We will release balloons on the common and hope that she knows, wherever she is, that we have wishes for her infinite happiness and peace. And may she look over us, our little growing family, and especially over her big brother.

I'm in a different place as to where I was a year ago. The rawness of coming up to their first birthday was almost unbearable. This year, it feels more measured, more matter-of-fact. Perhaps it's because I am pregnant with another little miracle, or because time numbs, but also perhaps because there has been a lot of death over the past six months.

But the pain still sits there, deep inside me, and moves like a slow current. It pulls at me, prods me, reminds me. It can be when I see twins being wheeled past in a double buggy, or when someone I know falls pregnant with twins (was bound to happen...), or when I picture Sebastian playing with her. Or when his big brown eyes look up at me and I know hers would've looked exactly the same. The pain lies deep. I can coat it with everything else, but it'll always be there. It's something I've grown to accept, and I don't fight it.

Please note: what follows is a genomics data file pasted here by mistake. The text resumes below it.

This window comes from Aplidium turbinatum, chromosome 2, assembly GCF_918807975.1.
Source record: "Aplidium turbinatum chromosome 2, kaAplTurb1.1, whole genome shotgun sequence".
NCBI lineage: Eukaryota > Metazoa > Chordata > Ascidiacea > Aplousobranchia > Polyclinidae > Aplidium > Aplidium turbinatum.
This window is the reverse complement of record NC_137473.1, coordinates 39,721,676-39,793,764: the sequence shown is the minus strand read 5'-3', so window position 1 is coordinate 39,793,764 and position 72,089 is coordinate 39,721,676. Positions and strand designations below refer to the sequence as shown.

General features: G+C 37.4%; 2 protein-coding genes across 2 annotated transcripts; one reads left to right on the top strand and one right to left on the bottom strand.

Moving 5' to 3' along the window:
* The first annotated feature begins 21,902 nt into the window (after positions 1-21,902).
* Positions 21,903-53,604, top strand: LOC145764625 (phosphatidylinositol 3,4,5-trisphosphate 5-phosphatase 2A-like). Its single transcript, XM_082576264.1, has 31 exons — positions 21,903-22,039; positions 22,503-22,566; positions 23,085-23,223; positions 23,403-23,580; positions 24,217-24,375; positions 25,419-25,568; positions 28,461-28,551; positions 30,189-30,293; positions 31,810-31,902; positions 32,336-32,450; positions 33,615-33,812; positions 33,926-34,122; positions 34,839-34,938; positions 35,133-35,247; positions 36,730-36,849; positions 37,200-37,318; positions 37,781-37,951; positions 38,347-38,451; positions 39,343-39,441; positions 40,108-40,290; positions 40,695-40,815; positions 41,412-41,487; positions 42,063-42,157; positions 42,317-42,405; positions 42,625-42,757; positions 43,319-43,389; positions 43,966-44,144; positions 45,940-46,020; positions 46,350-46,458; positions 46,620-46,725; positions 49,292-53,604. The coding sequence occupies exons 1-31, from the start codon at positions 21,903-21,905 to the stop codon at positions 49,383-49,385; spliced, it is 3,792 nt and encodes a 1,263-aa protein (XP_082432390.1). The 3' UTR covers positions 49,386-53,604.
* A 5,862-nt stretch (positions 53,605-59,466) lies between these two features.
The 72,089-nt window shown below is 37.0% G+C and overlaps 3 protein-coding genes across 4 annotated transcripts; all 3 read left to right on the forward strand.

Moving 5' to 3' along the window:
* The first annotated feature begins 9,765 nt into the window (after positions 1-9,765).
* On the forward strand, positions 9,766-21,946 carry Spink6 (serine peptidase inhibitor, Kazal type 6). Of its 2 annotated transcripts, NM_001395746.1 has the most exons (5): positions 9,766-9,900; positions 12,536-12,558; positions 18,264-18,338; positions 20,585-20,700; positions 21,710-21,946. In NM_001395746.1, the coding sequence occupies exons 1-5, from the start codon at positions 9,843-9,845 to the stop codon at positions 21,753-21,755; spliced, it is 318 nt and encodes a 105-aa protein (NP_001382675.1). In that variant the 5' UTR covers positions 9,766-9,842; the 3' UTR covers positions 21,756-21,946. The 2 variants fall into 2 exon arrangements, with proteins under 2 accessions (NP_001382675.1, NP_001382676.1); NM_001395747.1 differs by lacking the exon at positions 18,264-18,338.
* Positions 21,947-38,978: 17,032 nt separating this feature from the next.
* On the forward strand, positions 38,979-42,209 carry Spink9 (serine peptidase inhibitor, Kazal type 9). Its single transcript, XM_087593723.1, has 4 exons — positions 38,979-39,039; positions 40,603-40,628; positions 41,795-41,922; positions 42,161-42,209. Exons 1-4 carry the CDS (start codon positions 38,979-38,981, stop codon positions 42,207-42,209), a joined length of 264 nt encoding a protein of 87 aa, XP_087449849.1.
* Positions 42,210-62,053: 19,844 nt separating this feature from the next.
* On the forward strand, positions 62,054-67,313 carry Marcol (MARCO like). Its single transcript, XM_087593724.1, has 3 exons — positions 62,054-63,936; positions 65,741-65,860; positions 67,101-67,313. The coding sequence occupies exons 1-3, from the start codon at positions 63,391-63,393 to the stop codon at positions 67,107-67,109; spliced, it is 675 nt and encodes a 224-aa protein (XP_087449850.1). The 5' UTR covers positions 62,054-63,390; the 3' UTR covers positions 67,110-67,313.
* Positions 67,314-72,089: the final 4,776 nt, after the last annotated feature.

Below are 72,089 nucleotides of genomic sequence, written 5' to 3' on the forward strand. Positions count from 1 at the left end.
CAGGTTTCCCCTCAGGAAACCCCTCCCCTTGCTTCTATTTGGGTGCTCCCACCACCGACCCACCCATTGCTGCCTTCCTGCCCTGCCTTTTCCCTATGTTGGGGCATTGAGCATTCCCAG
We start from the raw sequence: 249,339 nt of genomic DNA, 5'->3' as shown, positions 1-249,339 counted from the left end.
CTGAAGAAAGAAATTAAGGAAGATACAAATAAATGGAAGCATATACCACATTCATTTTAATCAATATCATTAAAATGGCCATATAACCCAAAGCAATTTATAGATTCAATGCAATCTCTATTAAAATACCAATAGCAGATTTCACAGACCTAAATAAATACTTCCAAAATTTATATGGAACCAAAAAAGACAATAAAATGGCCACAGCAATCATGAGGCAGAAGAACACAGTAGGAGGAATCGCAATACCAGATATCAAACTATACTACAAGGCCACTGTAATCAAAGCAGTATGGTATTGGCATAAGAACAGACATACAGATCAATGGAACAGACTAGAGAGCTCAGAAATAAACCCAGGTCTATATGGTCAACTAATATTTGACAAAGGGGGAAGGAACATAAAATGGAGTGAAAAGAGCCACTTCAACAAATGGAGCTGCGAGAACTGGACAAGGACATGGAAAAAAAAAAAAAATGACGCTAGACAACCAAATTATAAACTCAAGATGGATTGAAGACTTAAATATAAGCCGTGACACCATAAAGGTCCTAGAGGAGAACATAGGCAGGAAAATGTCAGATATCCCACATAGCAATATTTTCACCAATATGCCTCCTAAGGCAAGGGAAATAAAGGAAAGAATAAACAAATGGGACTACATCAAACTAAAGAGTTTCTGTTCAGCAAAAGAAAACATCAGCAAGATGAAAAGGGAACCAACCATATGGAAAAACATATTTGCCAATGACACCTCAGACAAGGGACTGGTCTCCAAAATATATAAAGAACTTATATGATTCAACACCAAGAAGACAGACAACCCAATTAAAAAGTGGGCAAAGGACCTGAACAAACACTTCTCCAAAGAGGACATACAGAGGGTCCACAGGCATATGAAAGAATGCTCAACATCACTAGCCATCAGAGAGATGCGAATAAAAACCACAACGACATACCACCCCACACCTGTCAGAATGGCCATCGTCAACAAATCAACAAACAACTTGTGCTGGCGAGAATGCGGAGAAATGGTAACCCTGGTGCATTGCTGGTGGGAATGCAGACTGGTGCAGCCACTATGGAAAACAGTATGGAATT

Tomorrow is her day. And I will cry my eyes out; no doubt. But that's OK - that's just how this will be until I die one day.

We miss you dearly, my Molly.

Wednesday, March 16, 2016

the tantrum


The Brit and I are fairly shaken.

We think- think - we've experienced an official tantrum. Like, a real one. For the first time.

I mean, I'm shaking as I write this, and I wonder if we're actually up for the job.

It's no coincidence that Sebastian turns two in a week, and something cataclysmically seems to have happened at precisely this time which makes it suspiciously coincidental.

Imagine our surprise when what we used to think was a tantrum: a bit of whining, and stomping of feet for maybe 2-5 minutes, some exaggerated crying and general protest because he's not getting a biscuit, actually turns out not to be a tantrum at all.  

Holy mother of fuck. 


Can whoever took my child in the night and replaced him with the devil incarnate, please bring him back? Oh dear God, please may we have the pre-2 Sebastian back?

(Can he at least be exorcised?)